The chapter on the Holy Flesh Movement is a brief summary of the research which was begun when serving as a pastor-evangelist in the Indiana Conference from 1955-62. Continued investigation was made with the help of a senior student while I was head of the Bible Department at Madison College from 1962-64. All of this investigation was organized into a paper to meet the requirements of the course - Research in Theology - at Andrews University when doing graduate work in 1964-65. Further study has been made since then, which will be incorporated into the chapter on the Holy Flesh Movement of this revised manuscript.


In pursuing this study and writing, I had the constant encouragement and help of my wife, Dorothea, now deceased. We searched together to eliminate errors of typing and spelling. We sought to see that each quotation was correctly documented and accurately transcribed in context. We wanted the publication to be letter perfect. We did not succeed. Letters received from friends called our attention to a number of typographical errors. It is my intent this time to reach the goal.


I would be remiss if I failed to acknowledge the fulfilment of the precious promise which reads:


When you arise in the morning, do you feel your helplessness, and your need of strength from God? And do you humbly, heartily make known your wants to your Heavenly Father? If so, angels mark your prayers, and if these prayers have not gone forth out of feigned lips, when you are in danger of unconsciously doing wrong, and exerting an influence which will lead others to do wrong, your guardian angel will be by your side, prompting you to a better course, choosing your words for you, and influencing your actions (Testimonies for the Church, Vol. 3, pp. 363-364).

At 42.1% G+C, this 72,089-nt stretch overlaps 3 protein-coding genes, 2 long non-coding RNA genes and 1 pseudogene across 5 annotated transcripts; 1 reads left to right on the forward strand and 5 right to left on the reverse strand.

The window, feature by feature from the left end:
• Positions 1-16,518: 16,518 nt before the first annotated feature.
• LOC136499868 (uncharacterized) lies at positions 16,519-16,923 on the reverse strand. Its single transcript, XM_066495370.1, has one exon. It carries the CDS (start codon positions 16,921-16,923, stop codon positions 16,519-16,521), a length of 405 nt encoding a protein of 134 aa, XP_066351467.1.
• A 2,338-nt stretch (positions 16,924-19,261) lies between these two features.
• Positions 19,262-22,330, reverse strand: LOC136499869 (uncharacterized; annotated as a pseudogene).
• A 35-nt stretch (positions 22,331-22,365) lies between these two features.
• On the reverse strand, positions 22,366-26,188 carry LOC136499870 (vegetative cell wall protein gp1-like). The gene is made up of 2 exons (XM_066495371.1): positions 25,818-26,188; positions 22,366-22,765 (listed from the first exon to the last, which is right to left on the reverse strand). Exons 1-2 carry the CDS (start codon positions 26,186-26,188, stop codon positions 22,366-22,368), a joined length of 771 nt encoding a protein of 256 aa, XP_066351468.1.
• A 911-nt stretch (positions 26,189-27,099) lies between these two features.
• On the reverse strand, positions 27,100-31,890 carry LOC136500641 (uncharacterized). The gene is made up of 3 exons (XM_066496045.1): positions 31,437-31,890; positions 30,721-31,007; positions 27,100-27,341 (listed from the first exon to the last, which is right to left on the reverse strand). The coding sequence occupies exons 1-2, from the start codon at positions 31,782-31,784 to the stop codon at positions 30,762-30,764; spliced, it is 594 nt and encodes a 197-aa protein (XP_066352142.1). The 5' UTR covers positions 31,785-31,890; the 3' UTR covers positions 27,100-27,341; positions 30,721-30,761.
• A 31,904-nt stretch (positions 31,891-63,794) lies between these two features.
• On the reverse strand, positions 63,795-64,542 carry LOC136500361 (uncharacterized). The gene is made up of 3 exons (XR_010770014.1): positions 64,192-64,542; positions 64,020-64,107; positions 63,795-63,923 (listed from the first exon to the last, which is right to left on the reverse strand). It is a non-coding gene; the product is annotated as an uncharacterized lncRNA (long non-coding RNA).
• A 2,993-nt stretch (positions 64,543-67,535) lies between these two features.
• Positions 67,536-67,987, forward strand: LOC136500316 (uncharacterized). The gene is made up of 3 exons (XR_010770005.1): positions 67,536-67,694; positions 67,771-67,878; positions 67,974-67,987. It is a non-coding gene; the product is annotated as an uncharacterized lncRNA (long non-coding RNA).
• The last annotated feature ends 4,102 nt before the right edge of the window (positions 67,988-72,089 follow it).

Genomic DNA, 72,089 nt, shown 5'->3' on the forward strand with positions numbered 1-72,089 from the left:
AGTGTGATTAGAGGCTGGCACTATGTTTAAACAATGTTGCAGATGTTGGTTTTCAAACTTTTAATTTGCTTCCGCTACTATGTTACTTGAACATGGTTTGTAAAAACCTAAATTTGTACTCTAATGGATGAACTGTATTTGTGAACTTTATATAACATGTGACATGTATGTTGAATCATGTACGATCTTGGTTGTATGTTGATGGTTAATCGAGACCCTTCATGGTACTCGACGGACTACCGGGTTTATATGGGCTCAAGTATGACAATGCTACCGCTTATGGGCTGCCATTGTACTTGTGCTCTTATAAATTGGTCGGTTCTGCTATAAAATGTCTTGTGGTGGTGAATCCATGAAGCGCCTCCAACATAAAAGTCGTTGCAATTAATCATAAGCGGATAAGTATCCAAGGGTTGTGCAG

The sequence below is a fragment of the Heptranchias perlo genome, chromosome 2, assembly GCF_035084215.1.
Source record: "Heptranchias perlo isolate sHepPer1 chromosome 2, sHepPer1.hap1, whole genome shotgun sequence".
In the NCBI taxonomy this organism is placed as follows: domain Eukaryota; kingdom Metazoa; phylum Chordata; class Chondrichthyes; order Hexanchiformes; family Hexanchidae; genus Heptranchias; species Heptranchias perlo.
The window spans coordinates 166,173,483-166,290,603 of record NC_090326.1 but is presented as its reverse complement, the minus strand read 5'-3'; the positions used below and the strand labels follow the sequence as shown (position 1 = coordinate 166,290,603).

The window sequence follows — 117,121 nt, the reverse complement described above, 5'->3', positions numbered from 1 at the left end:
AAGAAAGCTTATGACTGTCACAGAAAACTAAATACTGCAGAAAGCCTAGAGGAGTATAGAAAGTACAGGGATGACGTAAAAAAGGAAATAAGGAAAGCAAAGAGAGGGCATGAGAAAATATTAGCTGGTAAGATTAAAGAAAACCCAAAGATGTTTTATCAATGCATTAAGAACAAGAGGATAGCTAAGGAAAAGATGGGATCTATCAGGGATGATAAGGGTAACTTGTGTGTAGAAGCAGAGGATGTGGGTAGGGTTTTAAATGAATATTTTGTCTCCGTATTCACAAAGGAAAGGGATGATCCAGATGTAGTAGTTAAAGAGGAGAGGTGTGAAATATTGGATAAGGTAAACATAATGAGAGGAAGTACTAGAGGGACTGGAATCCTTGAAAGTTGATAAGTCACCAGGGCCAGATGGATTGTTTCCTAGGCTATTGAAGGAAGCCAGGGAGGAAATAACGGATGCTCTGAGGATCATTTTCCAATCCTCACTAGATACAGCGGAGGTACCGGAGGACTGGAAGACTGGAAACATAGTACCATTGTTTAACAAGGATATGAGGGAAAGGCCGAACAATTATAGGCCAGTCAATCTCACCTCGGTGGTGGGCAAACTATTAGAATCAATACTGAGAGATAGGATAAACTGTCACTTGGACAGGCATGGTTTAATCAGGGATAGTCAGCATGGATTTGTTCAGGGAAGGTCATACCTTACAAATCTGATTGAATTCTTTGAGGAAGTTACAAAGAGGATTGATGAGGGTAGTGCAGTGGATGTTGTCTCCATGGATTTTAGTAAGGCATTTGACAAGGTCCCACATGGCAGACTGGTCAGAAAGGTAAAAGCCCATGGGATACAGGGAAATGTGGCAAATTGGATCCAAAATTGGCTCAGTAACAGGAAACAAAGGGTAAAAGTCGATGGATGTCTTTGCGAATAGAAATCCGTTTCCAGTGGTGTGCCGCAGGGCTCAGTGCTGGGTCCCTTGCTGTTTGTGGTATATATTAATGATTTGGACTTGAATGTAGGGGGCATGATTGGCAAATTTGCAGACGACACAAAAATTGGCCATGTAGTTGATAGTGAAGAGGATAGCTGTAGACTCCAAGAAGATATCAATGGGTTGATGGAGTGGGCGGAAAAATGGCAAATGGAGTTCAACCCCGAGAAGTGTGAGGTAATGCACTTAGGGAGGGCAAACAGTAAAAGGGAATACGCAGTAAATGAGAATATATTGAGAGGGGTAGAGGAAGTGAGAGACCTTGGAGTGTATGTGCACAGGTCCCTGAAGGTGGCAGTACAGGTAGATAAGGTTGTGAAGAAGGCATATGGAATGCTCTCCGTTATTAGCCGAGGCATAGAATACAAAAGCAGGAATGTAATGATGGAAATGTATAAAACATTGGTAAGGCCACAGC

What applies to deeds and actions, applies equally to our thoughts and words, whether written or spoken. In the early morning hours, when much of the writing of the original manuscript was done, I was many times conscious of the presence of my unseen Guardian.


This research was published and is being republished because - "The humanity of the Son of God is everything to us" - and since it is, we need to understand the historic position of the Church, which emphasized the tremendous victory which Christ achieved in our nature, so that we may by faith overcome as He overcame.


The Purpose


The purpose of this manuscript is to present an interpretive history of the doctrine of the Incarnation as taught by the Seventh-day Adventist Church. The time span extends from the origins of the Church in the Great Second Advent Movement in the early decades of the 19th Century to the present.


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In presenting the teachings of the Church as to the nature Christ assumed in becoming man, no attempt is being made to detract from the dignity of His pre-existence as 0ne with the Father from all eternity, nor in any way to disassociate Him from the oneness with the Father during His earthly sojourn. At Bethlehem, the Word who was in the beginning with God "came to be" (egeneto) flesh (John 1:1, 14). This same God who was manifest in the flesh was received up into glory, where at the throne of the Eternal, He continues to minister as the Son of man (I Timothy 3:16; 2:5; Heb. 9:24).